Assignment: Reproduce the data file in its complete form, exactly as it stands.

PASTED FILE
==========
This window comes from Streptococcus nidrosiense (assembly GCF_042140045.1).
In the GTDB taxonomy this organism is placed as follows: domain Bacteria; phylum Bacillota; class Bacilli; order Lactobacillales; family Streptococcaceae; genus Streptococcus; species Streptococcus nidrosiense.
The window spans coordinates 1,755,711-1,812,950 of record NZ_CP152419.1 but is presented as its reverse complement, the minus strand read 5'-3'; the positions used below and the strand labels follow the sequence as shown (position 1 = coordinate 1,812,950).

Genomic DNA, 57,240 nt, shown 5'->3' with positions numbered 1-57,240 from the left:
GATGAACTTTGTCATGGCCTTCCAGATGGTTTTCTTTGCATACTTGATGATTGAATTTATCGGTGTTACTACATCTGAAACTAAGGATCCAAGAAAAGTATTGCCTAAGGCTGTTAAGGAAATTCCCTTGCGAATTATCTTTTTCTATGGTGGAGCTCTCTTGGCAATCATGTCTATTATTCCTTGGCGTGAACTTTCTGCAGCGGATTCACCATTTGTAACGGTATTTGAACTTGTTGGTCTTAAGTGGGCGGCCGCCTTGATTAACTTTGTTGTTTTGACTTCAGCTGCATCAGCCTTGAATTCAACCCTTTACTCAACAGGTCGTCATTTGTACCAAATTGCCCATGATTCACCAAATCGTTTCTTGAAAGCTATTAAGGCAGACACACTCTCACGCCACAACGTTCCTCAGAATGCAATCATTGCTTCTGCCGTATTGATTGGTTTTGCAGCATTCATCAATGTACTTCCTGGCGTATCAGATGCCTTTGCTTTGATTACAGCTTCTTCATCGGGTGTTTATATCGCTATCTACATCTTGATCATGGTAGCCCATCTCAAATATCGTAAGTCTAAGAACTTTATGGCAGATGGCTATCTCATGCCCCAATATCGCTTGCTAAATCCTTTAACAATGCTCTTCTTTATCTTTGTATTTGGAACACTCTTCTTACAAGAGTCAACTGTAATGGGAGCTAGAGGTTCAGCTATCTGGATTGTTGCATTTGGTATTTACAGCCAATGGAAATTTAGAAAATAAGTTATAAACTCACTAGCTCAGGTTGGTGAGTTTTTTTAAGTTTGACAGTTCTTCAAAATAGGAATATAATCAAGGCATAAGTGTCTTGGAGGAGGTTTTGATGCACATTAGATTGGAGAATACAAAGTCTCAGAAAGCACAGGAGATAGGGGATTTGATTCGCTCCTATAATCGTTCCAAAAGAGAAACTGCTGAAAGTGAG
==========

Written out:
This window comes from Streptococcus nidrosiense (assembly GCF_042140045.1).
In the GTDB taxonomy this organism is placed as follows: domain Bacteria; phylum Bacillota; class Bacilli; order Lactobacillales; family Streptococcaceae; genus Streptococcus; species Streptococcus nidrosiense.
The window spans coordinates 1,755,711-1,812,950 of record NZ_CP152419.1 but is presented as its reverse complement, the minus strand read 5'-3'; the positions used below and the strand labels follow the sequence as shown (position 1 = coordinate 1,812,950).

Genomic DNA, 57,240 nt, shown 5'->3' with positions numbered 1-57,240 from the left:
GATGAACTTTGTCATGGCCTTCCAGATGGTTTTCTTTGCATACTTGATGATTGAATTTATCGGTGTTACTACATCTGAAACTAAGGATCCAAGAAAAGTATTGCCTAAGGCTGTTAAGGAAATTCCCTTGCGAATTATCTTTTTCTATGGTGGAGCTCTCTTGGCAATCATGTCTATTATTCCTTGGCGTGAACTTTCTGCAGCGGATTCACCATTTGTAACGGTATTTGAACTTGTTGGTCTTAAGTGGGCGGCCGCCTTGATTAACTTTGTTGTTTTGACTTCAGCTGCATCAGCCTTGAATTCAACCCTTTACTCAACAGGTCGTCATTTGTACCAAATTGCCCATGATTCACCAAATCGTTTCTTGAAAGCTATTAAGGCAGACACACTCTCACGCCACAACGTTCCTCAGAATGCAATCATTGCTTCTGCCGTATTGATTGGTTTTGCAGCATTCATCAATGTACTTCCTGGCGTATCAGATGCCTTTGCTTTGATTACAGCTTCTTCATCGGGTGTTTATATCGCTATCTACATCTTGATCATGGTAGCCCATCTCAAATATCGTAAGTCTAAGAACTTTATGGCAGATGGCTATCTCATGCCCCAATATCGCTTGCTAAATCCTTTAACAATGCTCTTCTTTATCTTTGTATTTGGAACACTCTTCTTACAAGAGTCAACTGTAATGGGAGCTAGAGGTTCAGCTATCTGGATTGTTGCATTTGGTATTTACAGCCAATGGAAATTTAGAAAATAAGTTATAAACTCACTAGCTCAGGTTGGTGAGTTTTTTTAAGTTTGACAGTTCTTCAAAATAGGAATATAATCAAGGCATAAGTGTCTTGGAGGAGGTTTTGATGCACATTAGATTGGAGAATACAAAGTCTCAGAAAGCACAGGAGATAGGGGATTTGATTCGCTCCTATAATCGTTCCAAAAGAGAAACTGCTGAAAGTGAG